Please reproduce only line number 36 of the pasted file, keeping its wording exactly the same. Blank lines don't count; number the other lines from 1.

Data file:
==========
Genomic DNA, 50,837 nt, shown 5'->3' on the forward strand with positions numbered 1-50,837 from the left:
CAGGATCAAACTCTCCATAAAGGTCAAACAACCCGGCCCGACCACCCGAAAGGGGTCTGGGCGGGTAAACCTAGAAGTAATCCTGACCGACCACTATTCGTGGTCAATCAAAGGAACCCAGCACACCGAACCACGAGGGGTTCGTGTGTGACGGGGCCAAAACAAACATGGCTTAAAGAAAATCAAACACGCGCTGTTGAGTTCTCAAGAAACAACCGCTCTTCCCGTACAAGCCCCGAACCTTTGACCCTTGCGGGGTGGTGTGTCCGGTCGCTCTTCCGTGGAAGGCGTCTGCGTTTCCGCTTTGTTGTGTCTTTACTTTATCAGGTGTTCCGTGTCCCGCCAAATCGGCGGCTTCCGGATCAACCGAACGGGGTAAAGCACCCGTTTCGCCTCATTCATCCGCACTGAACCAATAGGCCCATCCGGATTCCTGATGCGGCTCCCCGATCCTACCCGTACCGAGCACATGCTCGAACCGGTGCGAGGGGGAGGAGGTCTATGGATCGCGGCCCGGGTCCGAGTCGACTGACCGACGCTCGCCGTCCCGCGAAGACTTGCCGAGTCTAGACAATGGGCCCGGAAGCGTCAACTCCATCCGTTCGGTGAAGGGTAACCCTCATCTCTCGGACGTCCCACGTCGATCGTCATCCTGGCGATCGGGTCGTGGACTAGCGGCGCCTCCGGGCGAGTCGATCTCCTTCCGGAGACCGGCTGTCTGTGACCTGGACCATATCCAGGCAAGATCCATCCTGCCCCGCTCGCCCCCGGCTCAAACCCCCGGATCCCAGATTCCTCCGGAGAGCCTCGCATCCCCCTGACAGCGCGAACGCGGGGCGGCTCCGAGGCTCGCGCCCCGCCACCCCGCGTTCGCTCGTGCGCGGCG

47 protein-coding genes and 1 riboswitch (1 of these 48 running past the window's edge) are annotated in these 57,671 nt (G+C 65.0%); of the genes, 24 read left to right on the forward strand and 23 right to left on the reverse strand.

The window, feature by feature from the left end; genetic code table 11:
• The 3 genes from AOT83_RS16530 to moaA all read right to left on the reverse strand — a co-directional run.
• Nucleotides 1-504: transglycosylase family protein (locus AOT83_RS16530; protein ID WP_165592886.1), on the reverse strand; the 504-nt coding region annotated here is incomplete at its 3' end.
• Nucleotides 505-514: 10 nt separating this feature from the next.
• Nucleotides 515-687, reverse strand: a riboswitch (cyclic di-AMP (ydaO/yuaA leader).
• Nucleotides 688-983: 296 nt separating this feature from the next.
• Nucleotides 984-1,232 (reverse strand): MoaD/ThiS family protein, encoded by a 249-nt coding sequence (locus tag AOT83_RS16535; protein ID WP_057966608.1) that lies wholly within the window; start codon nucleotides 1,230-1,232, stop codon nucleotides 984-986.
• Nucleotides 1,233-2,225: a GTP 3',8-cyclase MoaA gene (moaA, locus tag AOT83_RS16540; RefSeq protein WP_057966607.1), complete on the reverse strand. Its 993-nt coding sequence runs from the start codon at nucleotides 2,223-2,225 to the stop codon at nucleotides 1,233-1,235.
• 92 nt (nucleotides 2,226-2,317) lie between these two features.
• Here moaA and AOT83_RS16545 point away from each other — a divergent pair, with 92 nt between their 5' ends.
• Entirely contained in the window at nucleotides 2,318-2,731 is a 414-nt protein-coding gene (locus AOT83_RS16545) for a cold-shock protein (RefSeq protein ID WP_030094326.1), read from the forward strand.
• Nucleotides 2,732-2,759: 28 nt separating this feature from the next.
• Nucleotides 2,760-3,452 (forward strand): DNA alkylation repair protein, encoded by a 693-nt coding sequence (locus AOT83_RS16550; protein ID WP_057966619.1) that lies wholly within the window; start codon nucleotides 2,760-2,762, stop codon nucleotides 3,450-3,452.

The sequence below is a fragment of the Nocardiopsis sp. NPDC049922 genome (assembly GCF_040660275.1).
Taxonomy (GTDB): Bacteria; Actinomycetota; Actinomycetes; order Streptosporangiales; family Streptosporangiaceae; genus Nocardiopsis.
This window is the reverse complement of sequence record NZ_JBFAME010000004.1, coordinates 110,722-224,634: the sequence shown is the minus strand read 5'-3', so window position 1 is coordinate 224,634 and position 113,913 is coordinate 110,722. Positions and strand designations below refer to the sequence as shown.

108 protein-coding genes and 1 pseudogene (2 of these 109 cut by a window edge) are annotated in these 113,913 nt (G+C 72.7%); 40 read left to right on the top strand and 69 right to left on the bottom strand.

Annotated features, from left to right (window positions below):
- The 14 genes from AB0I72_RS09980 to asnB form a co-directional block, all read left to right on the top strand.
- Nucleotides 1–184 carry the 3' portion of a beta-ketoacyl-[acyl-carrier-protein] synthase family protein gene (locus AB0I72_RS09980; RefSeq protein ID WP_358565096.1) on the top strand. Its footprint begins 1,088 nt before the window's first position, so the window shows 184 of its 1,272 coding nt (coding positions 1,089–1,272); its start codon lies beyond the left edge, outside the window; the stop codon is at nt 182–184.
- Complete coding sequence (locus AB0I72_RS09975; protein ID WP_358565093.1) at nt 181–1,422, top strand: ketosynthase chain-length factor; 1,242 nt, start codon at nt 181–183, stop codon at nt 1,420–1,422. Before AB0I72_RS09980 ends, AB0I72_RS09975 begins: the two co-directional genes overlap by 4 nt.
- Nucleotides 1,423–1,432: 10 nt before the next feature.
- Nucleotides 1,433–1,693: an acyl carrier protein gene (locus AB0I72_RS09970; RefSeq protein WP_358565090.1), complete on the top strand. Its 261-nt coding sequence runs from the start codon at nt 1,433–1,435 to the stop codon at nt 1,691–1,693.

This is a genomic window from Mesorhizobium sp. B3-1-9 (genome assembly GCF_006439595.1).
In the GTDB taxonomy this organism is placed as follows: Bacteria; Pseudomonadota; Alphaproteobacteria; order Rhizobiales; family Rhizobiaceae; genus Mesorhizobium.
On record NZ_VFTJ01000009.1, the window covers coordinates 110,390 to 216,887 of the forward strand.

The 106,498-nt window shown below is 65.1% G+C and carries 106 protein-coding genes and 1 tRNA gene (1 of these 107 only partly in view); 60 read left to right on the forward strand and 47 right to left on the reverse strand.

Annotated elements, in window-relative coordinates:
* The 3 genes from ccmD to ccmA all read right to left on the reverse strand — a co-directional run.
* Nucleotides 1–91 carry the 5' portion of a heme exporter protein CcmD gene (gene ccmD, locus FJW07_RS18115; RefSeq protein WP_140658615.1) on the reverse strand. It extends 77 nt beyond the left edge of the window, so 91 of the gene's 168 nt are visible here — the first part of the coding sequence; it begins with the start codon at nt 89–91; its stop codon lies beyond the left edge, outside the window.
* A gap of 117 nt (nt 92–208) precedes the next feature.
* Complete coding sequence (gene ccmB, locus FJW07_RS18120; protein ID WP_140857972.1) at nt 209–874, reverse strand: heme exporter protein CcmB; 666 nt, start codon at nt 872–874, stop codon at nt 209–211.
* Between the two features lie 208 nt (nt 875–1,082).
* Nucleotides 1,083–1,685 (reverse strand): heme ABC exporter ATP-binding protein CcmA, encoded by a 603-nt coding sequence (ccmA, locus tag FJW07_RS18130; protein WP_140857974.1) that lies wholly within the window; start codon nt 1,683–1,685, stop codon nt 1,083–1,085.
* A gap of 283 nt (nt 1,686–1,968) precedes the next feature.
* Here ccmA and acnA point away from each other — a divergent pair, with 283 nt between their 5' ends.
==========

* Between the two features lie 208 nt (nt 875–1,082).